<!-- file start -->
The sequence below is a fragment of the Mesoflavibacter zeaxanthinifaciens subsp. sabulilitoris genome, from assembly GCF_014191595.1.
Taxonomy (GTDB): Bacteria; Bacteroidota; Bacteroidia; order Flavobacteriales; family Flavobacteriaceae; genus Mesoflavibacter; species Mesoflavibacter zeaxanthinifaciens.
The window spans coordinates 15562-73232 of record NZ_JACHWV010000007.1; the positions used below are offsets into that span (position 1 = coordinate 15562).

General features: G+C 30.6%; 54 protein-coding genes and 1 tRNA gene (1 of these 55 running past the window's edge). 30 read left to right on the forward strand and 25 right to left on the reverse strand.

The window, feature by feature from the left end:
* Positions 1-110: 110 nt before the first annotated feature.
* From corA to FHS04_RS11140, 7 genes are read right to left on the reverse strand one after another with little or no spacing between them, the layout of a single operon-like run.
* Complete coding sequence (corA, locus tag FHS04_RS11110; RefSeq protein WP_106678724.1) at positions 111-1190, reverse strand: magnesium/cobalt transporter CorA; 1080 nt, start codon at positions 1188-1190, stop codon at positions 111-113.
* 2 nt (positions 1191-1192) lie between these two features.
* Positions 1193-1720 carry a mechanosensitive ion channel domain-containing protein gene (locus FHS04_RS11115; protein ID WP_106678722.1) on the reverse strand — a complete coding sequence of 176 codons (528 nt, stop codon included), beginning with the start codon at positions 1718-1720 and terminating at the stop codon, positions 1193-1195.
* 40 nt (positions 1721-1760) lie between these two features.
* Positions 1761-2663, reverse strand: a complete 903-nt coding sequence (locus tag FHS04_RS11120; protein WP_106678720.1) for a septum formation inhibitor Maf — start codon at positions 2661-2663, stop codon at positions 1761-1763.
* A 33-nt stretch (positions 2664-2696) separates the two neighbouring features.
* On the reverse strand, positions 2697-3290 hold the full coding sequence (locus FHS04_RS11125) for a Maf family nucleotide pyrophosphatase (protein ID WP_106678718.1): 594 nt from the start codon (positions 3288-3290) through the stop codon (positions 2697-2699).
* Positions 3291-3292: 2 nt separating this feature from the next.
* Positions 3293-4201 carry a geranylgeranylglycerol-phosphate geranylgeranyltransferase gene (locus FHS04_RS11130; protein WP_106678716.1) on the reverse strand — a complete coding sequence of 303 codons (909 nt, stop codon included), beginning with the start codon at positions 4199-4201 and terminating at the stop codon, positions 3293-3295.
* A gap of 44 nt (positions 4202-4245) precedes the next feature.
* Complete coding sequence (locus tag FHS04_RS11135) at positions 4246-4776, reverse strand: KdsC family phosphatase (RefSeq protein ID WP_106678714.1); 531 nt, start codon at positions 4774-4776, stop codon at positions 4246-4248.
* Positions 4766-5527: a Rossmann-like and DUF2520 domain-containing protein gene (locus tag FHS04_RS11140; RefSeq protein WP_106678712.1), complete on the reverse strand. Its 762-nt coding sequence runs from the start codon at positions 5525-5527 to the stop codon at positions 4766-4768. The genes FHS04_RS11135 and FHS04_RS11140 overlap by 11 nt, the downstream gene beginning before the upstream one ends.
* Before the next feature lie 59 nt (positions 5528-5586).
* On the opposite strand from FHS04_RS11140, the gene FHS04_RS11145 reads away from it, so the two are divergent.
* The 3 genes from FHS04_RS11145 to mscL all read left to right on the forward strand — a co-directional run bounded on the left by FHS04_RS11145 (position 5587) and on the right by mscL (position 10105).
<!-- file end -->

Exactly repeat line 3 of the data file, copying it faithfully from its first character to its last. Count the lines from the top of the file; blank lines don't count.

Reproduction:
The window spans coordinates 15562-73232 of record NZ_JACHWV010000007.1; the positions used below are offsets into that span (position 1 = coordinate 15562).